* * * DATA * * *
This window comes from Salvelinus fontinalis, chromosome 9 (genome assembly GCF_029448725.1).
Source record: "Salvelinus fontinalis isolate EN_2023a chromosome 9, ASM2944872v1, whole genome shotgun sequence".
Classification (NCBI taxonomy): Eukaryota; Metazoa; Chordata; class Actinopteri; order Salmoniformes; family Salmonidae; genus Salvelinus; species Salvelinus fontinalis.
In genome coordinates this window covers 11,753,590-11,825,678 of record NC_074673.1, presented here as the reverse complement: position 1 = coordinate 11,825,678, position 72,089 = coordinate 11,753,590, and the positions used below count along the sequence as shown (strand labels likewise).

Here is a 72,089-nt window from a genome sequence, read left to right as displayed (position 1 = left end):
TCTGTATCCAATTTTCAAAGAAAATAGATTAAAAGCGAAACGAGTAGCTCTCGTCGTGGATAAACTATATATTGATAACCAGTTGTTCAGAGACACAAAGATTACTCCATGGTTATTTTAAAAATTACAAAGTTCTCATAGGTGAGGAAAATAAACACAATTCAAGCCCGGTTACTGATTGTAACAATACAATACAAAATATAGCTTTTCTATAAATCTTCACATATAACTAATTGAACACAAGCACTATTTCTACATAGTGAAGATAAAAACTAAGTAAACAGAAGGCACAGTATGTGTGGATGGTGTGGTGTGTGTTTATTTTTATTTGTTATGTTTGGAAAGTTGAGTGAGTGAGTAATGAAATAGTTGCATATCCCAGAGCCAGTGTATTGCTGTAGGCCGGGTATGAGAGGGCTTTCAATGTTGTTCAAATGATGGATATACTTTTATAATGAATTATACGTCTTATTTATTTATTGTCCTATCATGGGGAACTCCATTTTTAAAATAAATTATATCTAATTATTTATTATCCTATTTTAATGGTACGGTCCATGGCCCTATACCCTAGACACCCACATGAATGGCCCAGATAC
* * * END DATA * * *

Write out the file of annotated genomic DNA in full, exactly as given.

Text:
This window comes from Salvelinus fontinalis, chromosome 9 (genome assembly GCF_029448725.1).
Source record: "Salvelinus fontinalis isolate EN_2023a chromosome 9, ASM2944872v1, whole genome shotgun sequence".
Classification (NCBI taxonomy): Eukaryota; Metazoa; Chordata; class Actinopteri; order Salmoniformes; family Salmonidae; genus Salvelinus; species Salvelinus fontinalis.
In genome coordinates this window covers 11,753,590-11,825,678 of record NC_074673.1, presented here as the reverse complement: position 1 = coordinate 11,825,678, position 72,089 = coordinate 11,753,590, and the positions used below count along the sequence as shown (strand labels likewise).

Here is a 72,089-nt window from a genome sequence, read left to right as displayed (position 1 = left end):
TCTGTATCCAATTTTCAAAGAAAATAGATTAAAAGCGAAACGAGTAGCTCTCGTCGTGGATAAACTATATATTGATAACCAGTTGTTCAGAGACACAAAGATTACTCCATGGTTATTTTAAAAATTACAAAGTTCTCATAGGTGAGGAAAATAAACACAATTCAAGCCCGGTTACTGATTGTAACAATACAATACAAAATATAGCTTTTCTATAAATCTTCACATATAACTAATTGAACACAAGCACTATTTCTACATAGTGAAGATAAAAACTAAGTAAACAGAAGGCACAGTATGTGTGGATGGTGTGGTGTGTGTTTATTTTTATTTGTTATGTTTGGAAAGTTGAGTGAGTGAGTAATGAAATAGTTGCATATCCCAGAGCCAGTGTATTGCTGTAGGCCGGGTATGAGAGGGCTTTCAATGTTGTTCAAATGATGGATATACTTTTATAATGAATTATACGTCTTATTTATTTATTGTCCTATCATGGGGAACTCCATTTTTAAAATAAATTATATCTAATTATTTATTATCCTATTTTAATGGTACGGTCCATGGCCCTATACCCTAGACACCCACATGAATGGCCCAGATAC